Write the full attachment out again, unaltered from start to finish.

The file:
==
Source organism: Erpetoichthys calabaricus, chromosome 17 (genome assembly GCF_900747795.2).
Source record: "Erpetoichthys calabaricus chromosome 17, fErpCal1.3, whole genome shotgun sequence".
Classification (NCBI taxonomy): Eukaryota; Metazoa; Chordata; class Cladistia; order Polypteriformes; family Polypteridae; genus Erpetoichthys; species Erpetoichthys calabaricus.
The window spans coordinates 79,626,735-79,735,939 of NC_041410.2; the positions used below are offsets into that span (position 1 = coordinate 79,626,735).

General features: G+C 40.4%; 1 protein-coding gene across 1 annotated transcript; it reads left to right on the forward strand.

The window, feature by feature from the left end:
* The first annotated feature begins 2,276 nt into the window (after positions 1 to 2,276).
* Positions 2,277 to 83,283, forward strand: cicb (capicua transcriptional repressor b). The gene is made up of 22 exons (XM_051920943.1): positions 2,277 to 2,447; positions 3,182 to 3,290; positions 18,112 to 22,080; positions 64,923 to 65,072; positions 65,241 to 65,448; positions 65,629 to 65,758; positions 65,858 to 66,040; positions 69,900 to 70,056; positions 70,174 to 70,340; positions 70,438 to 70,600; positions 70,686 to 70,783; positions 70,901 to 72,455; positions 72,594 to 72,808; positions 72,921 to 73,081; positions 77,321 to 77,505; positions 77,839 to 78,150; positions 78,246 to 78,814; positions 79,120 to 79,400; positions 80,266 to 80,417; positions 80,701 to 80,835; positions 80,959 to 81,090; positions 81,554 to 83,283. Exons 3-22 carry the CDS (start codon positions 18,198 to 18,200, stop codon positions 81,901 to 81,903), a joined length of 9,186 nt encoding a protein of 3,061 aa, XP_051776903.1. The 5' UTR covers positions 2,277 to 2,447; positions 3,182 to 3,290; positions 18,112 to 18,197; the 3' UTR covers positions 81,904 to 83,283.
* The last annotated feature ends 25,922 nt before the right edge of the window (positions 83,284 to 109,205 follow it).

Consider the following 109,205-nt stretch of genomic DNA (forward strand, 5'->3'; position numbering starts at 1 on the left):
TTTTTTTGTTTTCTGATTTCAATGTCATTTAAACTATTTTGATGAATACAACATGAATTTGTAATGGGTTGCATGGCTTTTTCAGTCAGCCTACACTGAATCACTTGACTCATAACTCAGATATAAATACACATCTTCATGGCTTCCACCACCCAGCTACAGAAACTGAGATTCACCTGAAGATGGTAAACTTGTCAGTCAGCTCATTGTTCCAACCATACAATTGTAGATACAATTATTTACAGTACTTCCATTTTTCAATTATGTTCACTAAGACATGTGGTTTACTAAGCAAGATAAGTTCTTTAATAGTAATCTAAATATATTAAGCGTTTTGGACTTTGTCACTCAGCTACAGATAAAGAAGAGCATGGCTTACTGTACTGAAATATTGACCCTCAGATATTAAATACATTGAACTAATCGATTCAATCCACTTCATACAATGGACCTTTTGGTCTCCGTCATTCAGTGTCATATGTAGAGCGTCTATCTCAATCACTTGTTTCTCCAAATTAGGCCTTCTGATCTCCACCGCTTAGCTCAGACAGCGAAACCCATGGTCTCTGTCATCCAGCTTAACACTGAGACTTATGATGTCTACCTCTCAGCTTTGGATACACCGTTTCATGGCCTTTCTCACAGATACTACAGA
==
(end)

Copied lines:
Source organism: Erpetoichthys calabaricus, chromosome 17 (genome assembly GCF_900747795.2).
Source record: "Erpetoichthys calabaricus chromosome 17, fErpCal1.3, whole genome shotgun sequence".
Classification (NCBI taxonomy): Eukaryota; Metazoa; Chordata; class Cladistia; order Polypteriformes; family Polypteridae; genus Erpetoichthys; species Erpetoichthys calabaricus.
The window spans coordinates 79,626,735-79,735,939 of NC_041410.2; the positions used below are offsets into that span (position 1 = coordinate 79,626,735).

General features: G+C 40.4%; 1 protein-coding gene across 1 annotated transcript; it reads left to right on the forward strand.

The window, feature by feature from the left end:
* The first annotated feature begins 2,276 nt into the window (after positions 1 to 2,276).
* Positions 2,277 to 83,283, forward strand: cicb (capicua transcriptional repressor b). The gene is made up of 22 exons (XM_051920943.1): positions 2,277 to 2,447; positions 3,182 to 3,290; positions 18,112 to 22,080; positions 64,923 to 65,072; positions 65,241 to 65,448; positions 65,629 to 65,758; positions 65,858 to 66,040; positions 69,900 to 70,056; positions 70,174 to 70,340; positions 70,438 to 70,600; positions 70,686 to 70,783; positions 70,901 to 72,455; positions 72,594 to 72,808; positions 72,921 to 73,081; positions 77,321 to 77,505; positions 77,839 to 78,150; positions 78,246 to 78,814; positions 79,120 to 79,400; positions 80,266 to 80,417; positions 80,701 to 80,835; positions 80,959 to 81,090; positions 81,554 to 83,283. Exons 3-22 carry the CDS (start codon positions 18,198 to 18,200, stop codon positions 81,901 to 81,903), a joined length of 9,186 nt encoding a protein of 3,061 aa, XP_051776903.1. The 5' UTR covers positions 2,277 to 2,447; positions 3,182 to 3,290; positions 18,112 to 18,197; the 3' UTR covers positions 81,904 to 83,283.
* The last annotated feature ends 25,922 nt before the right edge of the window (positions 83,284 to 109,205 follow it).

Consider the following 109,205-nt stretch of genomic DNA (forward strand, 5'->3'; position numbering starts at 1 on the left):
TTTTTTTGTTTTCTGATTTCAATGTCATTTAAACTATTTTGATGAATACAACATGAATTTGTAATGGGTTGCATGGCTTTTTCAGTCAGCCTACACTGAATCACTTGACTCATAACTCAGATATAAATACACATCTTCATGGCTTCCACCACCCAGCTACAGAAACTGAGATTCACCTGAAGATGGTAAACTTGTCAGTCAGCTCATTGTTCCAACCATACAATTGTAGATACAATTATTTACAGTACTTCCATTTTTCAATTATGTTCACTAAGACATGTGGTTTACTAAGCAAGATAAGTTCTTTAATAGTAATCTAAATATATTAAGCGTTTTGGACTTTGTCACTCAGCTACAGATAAAGAAGAGCATGGCTTACTGTACTGAAATATTGACCCTCAGATATTAAATACATTGAACTAATCGATTCAATCCACTTCATACAATGGACCTTTTGGTCTCCGTCATTCAGTGTCATATGTAGAGCGTCTATCTCAATCACTTGTTTCTCCAAATTAGGCCTTCTGATCTCCACCGCTTAGCTCAGACAGCGAAACCCATGGTCTCTGTCATCCAGCTTAACACTGAGACTTATGATGTCTACCTCTCAGCTTTGGATACACCGTTTCATGGCCTTTCTCACAGATACTACAGA